I WANT TO TALK ABOUT SEX IN PORNOGRAPHY. ALONG WITH EATING, DRINKING, AND SLEEPING, SEX IS ONE OF THE MOST FUNDAMENTAL HUMAN DRIVES. USUALLY, THE MORE WE’RE EXPOSED TO SOMETHING, THE MORE WE TEND TO SEE IT AS ACCEPTABLE. BUT IN THE CASE OF PORN, IT’S STILL NOT COMPLETELY ACCEPTABLE, EVEN THOUGH PEOPLE WATCH IT ALL THE TIME…
We're in this really weird place globally where the United States has been the predominant culture for a long time, and in a one directional kind of the way. I mean there’s Europe, which is obviously a tiny bit more relaxed, and then there are the Balkans, which are more comfortable than the rest of Europe, in my opinion. American media is crazy, I mean, people write about porn, but it's highly censored!
In Balkans, things are freer. Even when media was covering the festival and writing about me coming to Belgrade, my naked pictures were all over the daily news; it was not a big deal at all.
I feel like America has a hard time accepting porn as something normal. Other cultures are better at that — if we take away religious stance.
STOYA, DO YOU KNOW OF SEVERINA?
You mean the Croatian pop star that did the porn movie?
YES, THAT ONE. DID YOU MAYBE SEE THE MOVIE?
No, someone send it out to me, but the file was too big for me to download.
I MEAN, YOU’RE NOT MISSING OUT ON ANYTHING, BUT WHERE I’M GOING WITH THIS IS WHAT MEDIA MADE OUT OF IT. AFTER IT HAPPENED, SHE WAS ALL OVER THE NEWSPAPERS, FOR WEEKS, NAKED, AND MOSTLY UNCENSORED. IT’S KIND OF INSANE TO THINK HOW BIG THIS NEWS WAS, AND HOW PICTURES AND VIDEOS WERE EVERYWHERE, AND THAT WAS BACK IN 2004…
Yes, and a similar thing happened to Kim Kardashian. Then she got a reality show out of it. It's funny how they cover entertainers, but when it comes to the porn industry, it switches.
WE LIVE IN A WEIRD WORLD. ANYWAY, I WANT TO KNOW MORE ABOUT YOUR WORK AS A PRODUCER…
I have a series called Around the World in 80 Ways. It's me, a little video camera, and then some male performers — usually one partner, but every once in a while there are two of them. In the series, I travel around the world and fuck in various cities and hotel rooms… it varies.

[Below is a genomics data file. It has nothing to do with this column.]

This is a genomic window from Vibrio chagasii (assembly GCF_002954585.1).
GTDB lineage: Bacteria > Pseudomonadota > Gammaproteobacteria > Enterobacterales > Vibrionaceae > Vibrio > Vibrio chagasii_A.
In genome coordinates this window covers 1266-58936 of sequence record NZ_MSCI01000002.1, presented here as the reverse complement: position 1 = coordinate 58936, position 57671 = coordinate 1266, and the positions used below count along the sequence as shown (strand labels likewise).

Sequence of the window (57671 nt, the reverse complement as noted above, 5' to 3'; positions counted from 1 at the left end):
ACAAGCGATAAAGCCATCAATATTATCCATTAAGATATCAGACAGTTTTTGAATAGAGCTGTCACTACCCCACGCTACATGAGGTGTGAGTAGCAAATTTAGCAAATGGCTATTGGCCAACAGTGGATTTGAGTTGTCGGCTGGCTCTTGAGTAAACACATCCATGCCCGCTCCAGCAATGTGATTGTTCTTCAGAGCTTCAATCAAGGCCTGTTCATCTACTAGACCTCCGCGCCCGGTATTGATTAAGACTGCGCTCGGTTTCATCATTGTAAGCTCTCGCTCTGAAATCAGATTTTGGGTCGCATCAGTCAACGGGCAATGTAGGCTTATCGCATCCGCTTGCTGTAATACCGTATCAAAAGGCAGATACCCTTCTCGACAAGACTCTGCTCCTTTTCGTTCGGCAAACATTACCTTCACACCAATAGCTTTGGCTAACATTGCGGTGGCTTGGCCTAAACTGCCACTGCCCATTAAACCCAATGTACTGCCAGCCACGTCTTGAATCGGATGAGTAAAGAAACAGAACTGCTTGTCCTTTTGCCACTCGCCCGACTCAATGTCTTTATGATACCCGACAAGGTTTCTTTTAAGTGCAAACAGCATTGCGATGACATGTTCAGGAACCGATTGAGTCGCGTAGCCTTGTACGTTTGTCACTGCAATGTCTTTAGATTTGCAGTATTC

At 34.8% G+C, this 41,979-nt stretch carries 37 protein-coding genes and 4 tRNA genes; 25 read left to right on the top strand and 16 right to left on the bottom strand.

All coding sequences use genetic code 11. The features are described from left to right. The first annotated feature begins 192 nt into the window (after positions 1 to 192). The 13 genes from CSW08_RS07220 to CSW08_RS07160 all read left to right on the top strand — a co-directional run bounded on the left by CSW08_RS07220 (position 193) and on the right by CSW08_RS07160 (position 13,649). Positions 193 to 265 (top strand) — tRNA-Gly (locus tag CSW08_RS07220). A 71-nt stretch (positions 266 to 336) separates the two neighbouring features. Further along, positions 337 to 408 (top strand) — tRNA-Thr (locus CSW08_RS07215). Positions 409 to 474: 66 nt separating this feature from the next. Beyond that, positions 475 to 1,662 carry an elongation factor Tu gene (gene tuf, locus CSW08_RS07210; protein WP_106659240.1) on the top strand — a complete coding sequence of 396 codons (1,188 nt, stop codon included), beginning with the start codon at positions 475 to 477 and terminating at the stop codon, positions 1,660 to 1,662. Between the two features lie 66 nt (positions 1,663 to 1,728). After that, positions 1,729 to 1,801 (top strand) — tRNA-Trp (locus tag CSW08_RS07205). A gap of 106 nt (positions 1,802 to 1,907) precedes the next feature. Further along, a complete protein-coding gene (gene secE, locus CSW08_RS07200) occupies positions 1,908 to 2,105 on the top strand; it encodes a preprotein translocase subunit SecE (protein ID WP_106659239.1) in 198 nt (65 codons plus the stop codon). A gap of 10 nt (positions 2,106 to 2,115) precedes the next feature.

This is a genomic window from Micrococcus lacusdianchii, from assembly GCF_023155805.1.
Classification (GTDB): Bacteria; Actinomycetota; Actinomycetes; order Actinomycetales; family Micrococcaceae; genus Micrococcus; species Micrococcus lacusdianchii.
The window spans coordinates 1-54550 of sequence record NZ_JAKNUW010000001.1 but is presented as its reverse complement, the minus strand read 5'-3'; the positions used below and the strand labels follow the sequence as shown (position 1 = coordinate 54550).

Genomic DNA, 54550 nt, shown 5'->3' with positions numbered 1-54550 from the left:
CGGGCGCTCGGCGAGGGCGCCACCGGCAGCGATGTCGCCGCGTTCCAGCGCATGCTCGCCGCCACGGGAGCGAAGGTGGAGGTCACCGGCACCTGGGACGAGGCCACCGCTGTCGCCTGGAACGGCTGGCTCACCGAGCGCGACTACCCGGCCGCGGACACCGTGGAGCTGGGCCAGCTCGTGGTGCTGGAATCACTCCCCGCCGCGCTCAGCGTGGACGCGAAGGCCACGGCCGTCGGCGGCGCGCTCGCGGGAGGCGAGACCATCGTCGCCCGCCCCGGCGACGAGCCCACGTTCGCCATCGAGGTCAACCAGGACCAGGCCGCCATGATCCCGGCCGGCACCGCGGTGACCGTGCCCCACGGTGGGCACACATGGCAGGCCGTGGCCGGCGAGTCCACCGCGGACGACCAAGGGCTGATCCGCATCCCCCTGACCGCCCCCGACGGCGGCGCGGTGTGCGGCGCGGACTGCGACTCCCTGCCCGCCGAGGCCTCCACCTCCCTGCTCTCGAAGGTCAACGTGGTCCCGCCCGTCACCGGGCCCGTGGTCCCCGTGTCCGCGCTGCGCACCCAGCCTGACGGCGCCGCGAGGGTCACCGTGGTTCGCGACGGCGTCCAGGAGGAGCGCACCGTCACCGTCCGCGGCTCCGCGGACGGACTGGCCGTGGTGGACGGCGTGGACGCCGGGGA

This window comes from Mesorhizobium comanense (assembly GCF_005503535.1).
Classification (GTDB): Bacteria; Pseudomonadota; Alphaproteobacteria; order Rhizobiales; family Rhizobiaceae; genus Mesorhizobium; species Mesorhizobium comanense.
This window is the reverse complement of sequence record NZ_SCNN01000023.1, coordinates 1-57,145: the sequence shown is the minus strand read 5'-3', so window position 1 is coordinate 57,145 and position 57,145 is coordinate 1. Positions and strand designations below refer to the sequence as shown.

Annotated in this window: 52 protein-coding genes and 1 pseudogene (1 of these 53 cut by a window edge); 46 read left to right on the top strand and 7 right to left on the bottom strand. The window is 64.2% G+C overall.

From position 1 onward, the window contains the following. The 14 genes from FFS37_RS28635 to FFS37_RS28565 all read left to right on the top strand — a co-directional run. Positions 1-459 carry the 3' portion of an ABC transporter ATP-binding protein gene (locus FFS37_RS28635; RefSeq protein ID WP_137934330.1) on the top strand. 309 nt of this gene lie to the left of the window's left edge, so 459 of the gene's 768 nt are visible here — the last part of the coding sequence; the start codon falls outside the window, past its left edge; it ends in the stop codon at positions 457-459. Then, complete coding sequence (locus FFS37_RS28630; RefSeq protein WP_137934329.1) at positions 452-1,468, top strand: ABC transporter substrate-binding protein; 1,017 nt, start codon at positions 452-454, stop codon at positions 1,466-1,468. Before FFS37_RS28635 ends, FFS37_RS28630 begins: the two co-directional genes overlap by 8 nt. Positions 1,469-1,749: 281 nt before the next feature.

DID YOU EVER FILM IN THE BALKANS?
Yes, in Krk, Croatia. There is The Haludovo Palace Hotel, an abandoned hotel that was built in 1971. Bob Guccione, the founder of Penthouse magazine, invested US$45 million in the project and officially opened the Penthouse Adriatic Club casino in the hotel in 1972. However, the casino went bankrupt soon after it opened, and it got shut down. But while open, even Saddam Hussein stayed there at one point. The hotel was a ridiculously opulent place! In the time of war, it was used to house refugees, now it’s occasionally used for parties, and it served as a scene for my porn. In the opening scene of my movie, I talk about the stuff I just told you, while giving a blowjob.
ARE YOU EYEING ANY OTHER BUILDINGS IN EX-YU THAT YOU WANT TO FILM IN?
Right now, I’m trying really hard to get a residency visa for Serbia, so I don't want to fuck my chances up by filming. I once did a pin-up shoot where I was dressed as one of Tito's pioneers; I feel like that is about as far as I will go for now.
WHY DO YOU WANT THE RESIDENCY? WHY DO YOU WANT TO LIVE IN SERBIA?
I spent a considerable amount of months in the Balkans. I've been all over the United States, a chunk of Canada… I've seen a bunch of Europe, Asia, and out of all the places that I've been to, the Balkans served me with the most respect. I've never had a bad experience there! It happened once that a man put arms on me, and that was because my purse was falling off my shoulder. On the contrary, American male public can be very aggressive, and it can get very scary if you don't respond how they want you to. But, in Serbia, even if they're fans, they treat me with respect. Long story short, it just feels really nice to be treated as a normal human being.
YOUR GRANDPARENTS ON YOUR MOTHER’S SIDE ARE SERBIAN, AND YOU TOOK A PART OF YOUR GRANDMOTHER'S SURNAME AS YOUR STAGE NAME. HOW DID SHE REACT WHEN YOU TOLD HER ABOUT THE NAME?
She was super cute calling me “a nudie girl in moving pictures”. I had a really close friend in my teenage years named Jessica — my real name is also Jessica — and at one point she had orange hair and I had blue, so people started calling us BJ and OJ.
My mother didn't like that, and she brought up Stoya at the time. Apparently it was also briefly considered as a name when I was a baby. So, when I started taking my clothes off in front of cameras, I needed a name. I went with Stoya.
Interview: Katja Horvat
Portrait: Pavel Voz